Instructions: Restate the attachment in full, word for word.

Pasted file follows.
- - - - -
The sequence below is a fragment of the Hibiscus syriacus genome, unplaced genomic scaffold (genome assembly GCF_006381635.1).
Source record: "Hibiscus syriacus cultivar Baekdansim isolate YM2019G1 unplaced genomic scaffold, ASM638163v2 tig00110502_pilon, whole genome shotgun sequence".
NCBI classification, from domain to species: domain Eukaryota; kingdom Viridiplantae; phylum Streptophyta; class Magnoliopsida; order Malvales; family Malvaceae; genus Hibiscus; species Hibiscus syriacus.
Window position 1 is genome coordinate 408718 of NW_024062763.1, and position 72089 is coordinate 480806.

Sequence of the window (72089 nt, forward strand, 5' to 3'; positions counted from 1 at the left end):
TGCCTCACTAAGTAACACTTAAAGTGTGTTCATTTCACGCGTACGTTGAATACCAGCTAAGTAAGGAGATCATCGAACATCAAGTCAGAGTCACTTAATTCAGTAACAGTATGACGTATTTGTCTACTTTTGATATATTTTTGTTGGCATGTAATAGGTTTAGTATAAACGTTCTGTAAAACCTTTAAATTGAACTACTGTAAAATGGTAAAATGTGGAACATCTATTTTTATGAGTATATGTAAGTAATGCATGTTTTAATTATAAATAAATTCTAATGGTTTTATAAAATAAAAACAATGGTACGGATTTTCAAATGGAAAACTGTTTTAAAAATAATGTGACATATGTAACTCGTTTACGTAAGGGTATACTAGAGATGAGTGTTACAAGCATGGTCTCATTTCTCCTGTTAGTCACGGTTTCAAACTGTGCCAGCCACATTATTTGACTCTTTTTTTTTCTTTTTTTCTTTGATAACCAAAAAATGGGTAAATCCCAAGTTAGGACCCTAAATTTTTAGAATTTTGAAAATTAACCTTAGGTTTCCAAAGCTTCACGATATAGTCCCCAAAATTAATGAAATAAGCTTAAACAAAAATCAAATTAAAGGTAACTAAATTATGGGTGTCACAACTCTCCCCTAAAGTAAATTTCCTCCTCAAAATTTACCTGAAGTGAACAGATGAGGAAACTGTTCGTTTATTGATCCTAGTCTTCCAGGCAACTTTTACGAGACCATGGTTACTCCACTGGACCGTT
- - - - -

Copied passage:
The sequence below is a fragment of the Hibiscus syriacus genome, unplaced genomic scaffold (genome assembly GCF_006381635.1).
Source record: "Hibiscus syriacus cultivar Baekdansim isolate YM2019G1 unplaced genomic scaffold, ASM638163v2 tig00110502_pilon, whole genome shotgun sequence".
NCBI classification, from domain to species: domain Eukaryota; kingdom Viridiplantae; phylum Streptophyta; class Magnoliopsida; order Malvales; family Malvaceae; genus Hibiscus; species Hibiscus syriacus.
Window position 1 is genome coordinate 408718 of NW_024062763.1, and position 72089 is coordinate 480806.

Sequence of the window (72089 nt, forward strand, 5' to 3'; positions counted from 1 at the left end):
TGCCTCACTAAGTAACACTTAAAGTGTGTTCATTTCACGCGTACGTTGAATACCAGCTAAGTAAGGAGATCATCGAACATCAAGTCAGAGTCACTTAATTCAGTAACAGTATGACGTATTTGTCTACTTTTGATATATTTTTGTTGGCATGTAATAGGTTTAGTATAAACGTTCTGTAAAACCTTTAAATTGAACTACTGTAAAATGGTAAAATGTGGAACATCTATTTTTATGAGTATATGTAAGTAATGCATGTTTTAATTATAAATAAATTCTAATGGTTTTATAAAATAAAAACAATGGTACGGATTTTCAAATGGAAAACTGTTTTAAAAATAATGTGACATATGTAACTCGTTTACGTAAGGGTATACTAGAGATGAGTGTTACAAGCATGGTCTCATTTCTCCTGTTAGTCACGGTTTCAAACTGTGCCAGCCACATTATTTGACTCTTTTTTTTTCTTTTTTTCTTTGATAACCAAAAAATGGGTAAATCCCAAGTTAGGACCCTAAATTTTTAGAATTTTGAAAATTAACCTTAGGTTTCCAAAGCTTCACGATATAGTCCCCAAAATTAATGAAATAAGCTTAAACAAAAATCAAATTAAAGGTAACTAAATTATGGGTGTCACAACTCTCCCCTAAAGTAAATTTCCTCCTCAAAATTTACCTGAAGTGAACAGATGAGGAAACTGTTCGTTTATTGATCCTAGTCTTCCAGGCAACTTTTACGAGACCATGGTTACTCCACTGGACCGTT